Most of our projects are presented to clients in online meetings. Sure, we present live sometimes when the project calls for in-person discovery, but we generally interact in more virtual ways throughout the life of the engagement.
Here are a few simple tips to help ensure these digital meetings run smoothly—and your client knows that the proposed solution was created with their needs in mind.
If it’s a complicated presentation, practice beforehand. Take notes on key things you want to be sure to mention or highlight to the client. Internally, agree on roles beforehand so everyone speaking knows what they’re responsible for. Be ready to frame the purpose of the call to prep everyone to better understand what they’ll be seeing.
Plug into the Ethernet for better VOIP and video connection stability. Log in to the online meeting a few minutes early so if there’s a tech problem, you’ve allowed for it. Make sure you know the names of the people in the call—especially the decision makers. Then do introductions in case not everyone knows one another. Remind the group of the goals and parameters of the project at a high level, as well as where we are in the process. And remember that it’s always better to screen share a specific app rather than your entire desktop (with email, Slack, text alerts, and who knows what else visible to all!).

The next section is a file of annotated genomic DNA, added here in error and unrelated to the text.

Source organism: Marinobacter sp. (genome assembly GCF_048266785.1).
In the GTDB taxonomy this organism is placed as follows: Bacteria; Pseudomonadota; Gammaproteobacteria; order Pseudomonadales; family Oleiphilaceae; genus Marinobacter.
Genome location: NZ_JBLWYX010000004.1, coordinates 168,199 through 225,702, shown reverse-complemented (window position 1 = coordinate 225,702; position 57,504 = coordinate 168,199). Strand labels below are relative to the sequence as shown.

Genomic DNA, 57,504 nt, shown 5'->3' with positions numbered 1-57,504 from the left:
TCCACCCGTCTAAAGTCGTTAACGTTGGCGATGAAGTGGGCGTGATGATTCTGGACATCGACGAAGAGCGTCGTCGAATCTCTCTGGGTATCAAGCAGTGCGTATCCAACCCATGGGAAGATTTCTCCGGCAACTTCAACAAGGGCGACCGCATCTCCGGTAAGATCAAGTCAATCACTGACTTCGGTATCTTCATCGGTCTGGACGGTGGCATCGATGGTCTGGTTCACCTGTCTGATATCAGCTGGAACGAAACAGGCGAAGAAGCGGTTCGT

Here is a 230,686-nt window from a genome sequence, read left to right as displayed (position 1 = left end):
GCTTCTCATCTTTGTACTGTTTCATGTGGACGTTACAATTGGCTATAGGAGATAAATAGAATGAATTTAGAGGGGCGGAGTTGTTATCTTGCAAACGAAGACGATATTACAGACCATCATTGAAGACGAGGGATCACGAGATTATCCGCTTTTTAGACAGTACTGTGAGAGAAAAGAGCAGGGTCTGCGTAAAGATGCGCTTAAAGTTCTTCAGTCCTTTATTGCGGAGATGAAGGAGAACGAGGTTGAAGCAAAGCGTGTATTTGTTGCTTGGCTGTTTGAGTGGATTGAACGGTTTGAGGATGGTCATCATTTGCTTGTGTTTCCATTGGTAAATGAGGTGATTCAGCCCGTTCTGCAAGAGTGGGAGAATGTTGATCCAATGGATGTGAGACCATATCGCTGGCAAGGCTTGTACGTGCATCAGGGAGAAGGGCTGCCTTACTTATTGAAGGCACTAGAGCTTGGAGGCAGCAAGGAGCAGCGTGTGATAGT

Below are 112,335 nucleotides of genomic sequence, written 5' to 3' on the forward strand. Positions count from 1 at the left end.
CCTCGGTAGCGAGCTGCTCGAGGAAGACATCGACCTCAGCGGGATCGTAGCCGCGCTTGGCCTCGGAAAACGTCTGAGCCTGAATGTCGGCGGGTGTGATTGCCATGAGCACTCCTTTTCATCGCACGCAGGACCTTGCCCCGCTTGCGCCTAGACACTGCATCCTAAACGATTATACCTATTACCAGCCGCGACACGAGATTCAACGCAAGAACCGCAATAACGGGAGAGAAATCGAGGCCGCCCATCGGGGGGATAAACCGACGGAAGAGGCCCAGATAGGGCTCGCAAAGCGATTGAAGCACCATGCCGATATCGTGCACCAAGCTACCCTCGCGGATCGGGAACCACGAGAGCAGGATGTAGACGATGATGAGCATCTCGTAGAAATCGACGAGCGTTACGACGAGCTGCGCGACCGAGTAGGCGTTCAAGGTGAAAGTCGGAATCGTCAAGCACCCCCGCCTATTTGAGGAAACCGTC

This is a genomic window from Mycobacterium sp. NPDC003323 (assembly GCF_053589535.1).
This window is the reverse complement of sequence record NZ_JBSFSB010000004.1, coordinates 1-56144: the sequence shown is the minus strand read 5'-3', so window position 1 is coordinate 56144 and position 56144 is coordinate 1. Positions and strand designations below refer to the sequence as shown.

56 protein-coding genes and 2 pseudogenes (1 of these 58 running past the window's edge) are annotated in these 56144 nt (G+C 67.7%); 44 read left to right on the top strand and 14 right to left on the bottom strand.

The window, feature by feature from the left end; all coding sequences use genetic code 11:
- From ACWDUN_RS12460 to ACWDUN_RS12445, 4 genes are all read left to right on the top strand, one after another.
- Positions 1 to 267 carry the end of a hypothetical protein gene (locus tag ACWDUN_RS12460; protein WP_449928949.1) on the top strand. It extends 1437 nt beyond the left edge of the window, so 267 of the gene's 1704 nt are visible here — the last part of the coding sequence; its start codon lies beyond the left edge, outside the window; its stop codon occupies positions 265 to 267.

When explaining your design, don’t simply give a narrated tour of the layout. There should be reasons for your choices, and those reasons are best determined and conveyed like so: “Because you said X was important, we did Y.” These design decisions typically are a result of your client’s needs, not your personal preferences or random whims. When you have reasons for your decisions, you can speak with enthusiasm and confidence. Sometimes simply smiling as you present amps up the enthusiasm factor in the eyes/ears of the folks you’re talking to.
That said, your experience is key. We’ve all seen designs both succeed and fail for a variety of reasons—and our knowledge is valuable. Push back when you think it’s needed, but never be defensive. Remember that some clients like to make their own mistakes (and be sure to not roll your eyes or make faces if you’ve got your webcam on :-0). When discussing options and adjustments, ask questions that invite information-rich answers vs a simple yes or no. Of course there will be plenty of questions that require a yes or no answer—just make sure to guide the feedback so that it’s useful, rather than winging it. Don’t shoot down client suggestions—build on ideas, rather than destroy.
End with a feedback recap, action items, and anticipated timing so everyone knows what was decided and what the next steps are. Deliver the document to the client right afterwards, optimally with some written context so they can share it with colleagues who weren’t on the call.
Examples of Tremendousness napkin delivery documents that include descriptive text about each option.
Nothing can guarantee every review call and every project will go perfectly (even flawless, brilliant work!), but there are some things you can do to make it all the more likely.